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Promoting Good Governance.

ICIR Commences Investigative Reporting Training For 40 Journalists

By Kevwe Ebireri, Abuja

The International Centre for Investigative Reporting, ICIR, has kicked-off its two-year training programme for 40 investigative journalists from across various newsrooms in the country.

The first phase of the training which began on Tuesday in Abuja and would last three days, will focus on data journalism and how it can be used for effective investigative work.

Veteran journalist and columnist, Mohammed Haruna, while delivering the keynote address at the opening ceremony of the training stressed that is was the duty of the media to make government accountable to the people.

Haruna who went down memory lane to trace the history of the mass media in Nigeria, observed that although the newsroom had evolved progressively over time, the standards were declining.

He lamented that the influx of unqualified persons in the profession has given rise to poorly reported stories and half-baked journalists.

The keynote speaker said in order for journalists to carry out their task of holding government accountable as it is empowered to do by the constitution, they must be prove to be knowledgeable and on top of their game.

In his comments, chairman of the ICIR board Etim Anim, a professor of Mass Communication at the Cross River University of Technology, Calabar, said that the centre was “setting a new trail in the training of investigative journalists in Nigeria”.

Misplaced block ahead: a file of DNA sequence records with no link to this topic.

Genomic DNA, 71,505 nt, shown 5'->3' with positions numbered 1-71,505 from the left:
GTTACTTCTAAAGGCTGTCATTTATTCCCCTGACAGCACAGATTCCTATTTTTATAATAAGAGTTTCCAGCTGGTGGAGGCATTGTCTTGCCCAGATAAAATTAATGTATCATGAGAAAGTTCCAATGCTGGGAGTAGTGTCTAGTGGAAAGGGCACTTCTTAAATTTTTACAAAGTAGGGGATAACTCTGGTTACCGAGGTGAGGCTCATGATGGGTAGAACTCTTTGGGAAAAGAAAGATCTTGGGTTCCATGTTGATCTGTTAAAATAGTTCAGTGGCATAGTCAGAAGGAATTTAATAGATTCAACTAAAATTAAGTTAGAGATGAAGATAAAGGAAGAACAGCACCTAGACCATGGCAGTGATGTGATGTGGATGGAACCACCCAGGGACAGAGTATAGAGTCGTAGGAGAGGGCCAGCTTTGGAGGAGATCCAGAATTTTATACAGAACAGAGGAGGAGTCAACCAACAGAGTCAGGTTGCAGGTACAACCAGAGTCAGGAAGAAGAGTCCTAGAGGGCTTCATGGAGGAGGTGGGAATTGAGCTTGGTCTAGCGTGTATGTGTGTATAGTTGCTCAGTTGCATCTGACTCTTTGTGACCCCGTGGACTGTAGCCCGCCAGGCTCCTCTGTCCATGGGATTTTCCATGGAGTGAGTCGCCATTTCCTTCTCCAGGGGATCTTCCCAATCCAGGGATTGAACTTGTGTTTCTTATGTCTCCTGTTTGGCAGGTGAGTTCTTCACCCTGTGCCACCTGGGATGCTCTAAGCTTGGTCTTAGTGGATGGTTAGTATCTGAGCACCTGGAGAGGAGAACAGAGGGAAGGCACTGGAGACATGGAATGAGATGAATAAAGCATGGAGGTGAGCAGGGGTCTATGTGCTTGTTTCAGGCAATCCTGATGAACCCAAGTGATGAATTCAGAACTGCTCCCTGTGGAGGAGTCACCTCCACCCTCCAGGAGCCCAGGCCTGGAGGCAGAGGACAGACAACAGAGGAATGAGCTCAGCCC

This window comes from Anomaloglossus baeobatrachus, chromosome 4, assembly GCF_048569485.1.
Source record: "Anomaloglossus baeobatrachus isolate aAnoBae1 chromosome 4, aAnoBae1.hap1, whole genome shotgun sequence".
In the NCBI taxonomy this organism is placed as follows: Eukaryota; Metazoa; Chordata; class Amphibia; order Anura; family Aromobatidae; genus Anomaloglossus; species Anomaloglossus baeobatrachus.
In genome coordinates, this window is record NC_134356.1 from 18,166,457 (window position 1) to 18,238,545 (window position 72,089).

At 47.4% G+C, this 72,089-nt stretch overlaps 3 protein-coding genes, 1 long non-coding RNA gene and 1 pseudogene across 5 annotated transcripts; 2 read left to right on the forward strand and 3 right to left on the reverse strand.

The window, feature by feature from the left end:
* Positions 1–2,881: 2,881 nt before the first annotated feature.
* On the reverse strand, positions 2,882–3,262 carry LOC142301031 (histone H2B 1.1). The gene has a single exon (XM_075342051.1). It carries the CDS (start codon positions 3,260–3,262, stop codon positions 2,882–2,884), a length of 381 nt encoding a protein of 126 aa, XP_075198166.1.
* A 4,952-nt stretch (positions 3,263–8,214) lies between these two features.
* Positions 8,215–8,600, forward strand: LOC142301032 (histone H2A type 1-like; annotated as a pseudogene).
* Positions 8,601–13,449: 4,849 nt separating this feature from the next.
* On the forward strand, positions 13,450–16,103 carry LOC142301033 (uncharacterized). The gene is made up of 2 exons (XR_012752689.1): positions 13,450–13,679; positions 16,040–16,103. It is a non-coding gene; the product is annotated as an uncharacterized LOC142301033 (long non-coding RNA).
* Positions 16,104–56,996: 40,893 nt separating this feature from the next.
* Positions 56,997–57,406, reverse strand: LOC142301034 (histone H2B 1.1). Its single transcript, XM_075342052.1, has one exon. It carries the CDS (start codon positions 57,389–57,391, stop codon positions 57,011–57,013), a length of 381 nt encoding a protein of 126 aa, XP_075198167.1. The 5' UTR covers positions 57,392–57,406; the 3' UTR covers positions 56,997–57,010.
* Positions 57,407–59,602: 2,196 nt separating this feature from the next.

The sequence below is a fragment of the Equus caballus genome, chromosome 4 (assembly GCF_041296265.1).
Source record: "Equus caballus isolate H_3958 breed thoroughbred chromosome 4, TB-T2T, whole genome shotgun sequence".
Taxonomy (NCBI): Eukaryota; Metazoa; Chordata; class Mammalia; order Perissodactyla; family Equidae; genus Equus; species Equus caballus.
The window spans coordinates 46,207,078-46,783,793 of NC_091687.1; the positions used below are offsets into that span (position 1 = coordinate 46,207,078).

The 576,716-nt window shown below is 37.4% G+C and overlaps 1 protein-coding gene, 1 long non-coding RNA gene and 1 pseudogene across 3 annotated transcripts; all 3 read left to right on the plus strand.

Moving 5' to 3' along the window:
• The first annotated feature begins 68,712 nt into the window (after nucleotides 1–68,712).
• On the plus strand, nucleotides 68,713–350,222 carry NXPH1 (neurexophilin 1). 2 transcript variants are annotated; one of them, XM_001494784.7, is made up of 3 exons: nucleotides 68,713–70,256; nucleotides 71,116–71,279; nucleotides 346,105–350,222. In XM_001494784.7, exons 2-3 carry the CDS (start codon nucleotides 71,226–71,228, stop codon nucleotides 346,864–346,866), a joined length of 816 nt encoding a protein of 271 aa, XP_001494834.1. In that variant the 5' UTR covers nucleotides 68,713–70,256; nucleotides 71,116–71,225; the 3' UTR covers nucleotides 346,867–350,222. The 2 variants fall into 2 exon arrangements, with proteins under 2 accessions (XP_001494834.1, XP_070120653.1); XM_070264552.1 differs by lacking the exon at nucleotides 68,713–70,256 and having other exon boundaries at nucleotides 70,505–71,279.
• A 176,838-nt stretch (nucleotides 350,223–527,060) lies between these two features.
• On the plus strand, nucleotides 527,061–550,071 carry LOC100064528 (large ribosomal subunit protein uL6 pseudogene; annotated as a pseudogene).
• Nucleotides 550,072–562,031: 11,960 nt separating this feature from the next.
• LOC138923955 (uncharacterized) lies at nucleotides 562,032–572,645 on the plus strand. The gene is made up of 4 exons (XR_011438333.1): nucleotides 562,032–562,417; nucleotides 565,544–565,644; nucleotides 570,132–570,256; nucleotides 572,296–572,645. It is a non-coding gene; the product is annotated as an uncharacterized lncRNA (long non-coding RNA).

Anim said it was important for investigative journalists in the country to be well equipped with modern reporting tools required for effectiveness, including how to protect themselves from harm while on the field.

Earlier, the executive director of the ICIR, Dayo Aiyetan, said that the training would expose the journalists to the intricacies involved in investigative journalism.

He said the training initiative was born out of the need to provide a platform where investigative journalists in the country can interface to do critical reports that would hold government accountable.

“It is easy to find out about figures, but the skills, tools and the technical know how is not there to embark on such mission. We can simply use our computers or any software to find out whatever we want to investigate or unravel,” he said.

The training is funded by Ford Foundation and is part of a project that would also fund investigative reporting stories across newsrooms in the country.

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